2016’s Suicide Squad is quite possibility the most disappointing superhero movie of all time. The film’s constant efforts to make it look like its characters were having fun fell especially flat considering the talent involved. Margot Robbie’s Harley Quinn was so obviously destined for better things than that disaster, putting her in a great position for her own film. Unfortunately, Birds of Prey: The Fantabulous Emancipation of One Harley Quinn falls into too many of its predecessor’s tropes.
Birds of Prey tries to be a lot of things at once. The bulk of the narrative is spent on Harley’s efforts to capture, and then protect Cassandra Cain (Ella Jay Basco), who stole a diamond from Roman Sionis (Ewan McGregor), a crime lord with a grudge against Harley. Huntress (Mary Elizabeth Winstead) and Black Canary (Jurnee Smolllett-Bell) are also in the fix to anchor the Birds of Prey team that’s kind of based off the comic books, but their presence muddles a narrative that’s already pretty shoe-stringed as it is.
Robbie is a natural to play Harley Quinn, but Birds of Prey exposes some of the flaws in the way she approaches the character. Harley is a great gag character, but a bit one-dimensional for a leading hero. Director Cathy Yan is reluctant to give Quinn enough time to grow, constantly distracted by other shiny objects in the narrative. Harley feels restricted in her own film, an incoherent narrative without any real focus other than a feeble effort to laugh at its own jokes. A strangely self-congratulatory effort.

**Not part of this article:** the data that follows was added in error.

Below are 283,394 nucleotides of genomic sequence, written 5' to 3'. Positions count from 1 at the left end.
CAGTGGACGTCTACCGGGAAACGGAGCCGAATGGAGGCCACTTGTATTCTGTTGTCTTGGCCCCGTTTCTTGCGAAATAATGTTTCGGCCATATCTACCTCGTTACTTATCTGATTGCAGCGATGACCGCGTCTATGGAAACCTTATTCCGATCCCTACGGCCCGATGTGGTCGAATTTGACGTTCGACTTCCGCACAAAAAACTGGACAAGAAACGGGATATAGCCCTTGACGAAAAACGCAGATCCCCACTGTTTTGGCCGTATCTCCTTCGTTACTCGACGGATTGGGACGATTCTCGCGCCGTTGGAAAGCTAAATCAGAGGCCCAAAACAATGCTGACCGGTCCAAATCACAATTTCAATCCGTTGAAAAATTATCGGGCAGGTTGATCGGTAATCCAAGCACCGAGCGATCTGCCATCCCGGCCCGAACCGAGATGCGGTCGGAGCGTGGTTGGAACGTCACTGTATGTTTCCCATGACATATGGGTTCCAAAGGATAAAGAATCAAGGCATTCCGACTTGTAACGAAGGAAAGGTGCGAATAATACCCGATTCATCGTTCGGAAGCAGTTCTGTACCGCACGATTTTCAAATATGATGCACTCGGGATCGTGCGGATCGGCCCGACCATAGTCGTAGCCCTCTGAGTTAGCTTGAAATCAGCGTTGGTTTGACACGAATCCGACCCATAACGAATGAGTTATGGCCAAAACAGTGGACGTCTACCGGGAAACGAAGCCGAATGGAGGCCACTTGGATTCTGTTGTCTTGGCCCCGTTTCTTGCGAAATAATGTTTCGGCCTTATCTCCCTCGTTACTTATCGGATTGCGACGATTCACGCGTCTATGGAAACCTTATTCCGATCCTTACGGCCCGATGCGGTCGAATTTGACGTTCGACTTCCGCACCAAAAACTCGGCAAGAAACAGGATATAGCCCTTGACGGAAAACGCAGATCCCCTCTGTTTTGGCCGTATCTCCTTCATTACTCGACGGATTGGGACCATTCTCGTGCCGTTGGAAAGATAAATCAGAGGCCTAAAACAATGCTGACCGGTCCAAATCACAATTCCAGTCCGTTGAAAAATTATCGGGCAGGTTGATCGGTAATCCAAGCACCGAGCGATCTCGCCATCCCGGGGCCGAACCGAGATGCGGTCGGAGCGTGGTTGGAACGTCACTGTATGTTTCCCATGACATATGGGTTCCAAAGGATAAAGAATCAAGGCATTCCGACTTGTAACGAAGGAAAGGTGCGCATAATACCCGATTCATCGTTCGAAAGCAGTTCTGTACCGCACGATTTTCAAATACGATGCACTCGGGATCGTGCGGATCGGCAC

Though he doesn’t make an appearance, the Joker’s presence looms heavily over the film. To some extent, this might be expected. Harley Quinn is practically synonymous with Batman’s signature villain, even though her comics do a pretty good job mitigating this dynamic. For a film series whose best Joker adaptation isn’t in the DC Extended Universe, you would think that Birds of Prey would want to do everything in its power to make you forget there’s another version of that laughing maniac.
Birds of Prey could have easily sidelined any thoughts of the Joker early on, but Yan is hell-bent on bringing him up repeatedly throughout the film. This kind of approach is fundamentally unsatisfactory regardless of how you feel about Jared Leto’s take on the character. He’s not in the movie. For those who are pleased with his absence, the constant reminders only serve to harken back to a not-so distant era where this Harley ran off with that odious creature. It doesn’t make any sense.
The film also repeats Suicide Squad’s bad habit of long-winded expository scenes that stifle the narrative. It’s hard to invest in the film when it’s constantly bending over backwards to take the audience out of the moment. It’s also spread too thin to do justice by any of the characters it awards these backstories to. Huntress is perhaps the biggest victim of this dynamic. Winstead is fun, but she’s a footnote in a movie that probably would have been better off omitting her entirely.
McGregor pours a lot of heart into the villainous Roman, but the film pigeonholes him into a largely perfunctory role. Yan could have cut him out entirely and not all that much would change. He is painfully obligatory, there because a film needs to have a bad guy. Birds of Prey would rather wink at the audience than try and give its narrative any real sense of purpose.
The fight scenes are very good. Though the titular Birds of Prey really aren’t that necessary to the film, there are snippets of good chemistry between the actresses. The film is just too unfocused to dive deeper into their relationships, too busy with the shiny object of the moment.
At times, Birds of Prey is capable of making the audience smile. It’s a film that clearly looks like it’s having a lot of fun, going out of its way to convey this sentiment time and time again, just as Suicide Squad included countless expressions of “we’re the bad guys.” We get it. Harley Quinn is a very fun character. She just keeps appearing in subpar movies that don’t do her any justice. Maybe someday she’ll be liberated with a film that doesn’t roll around in its own mediocrity.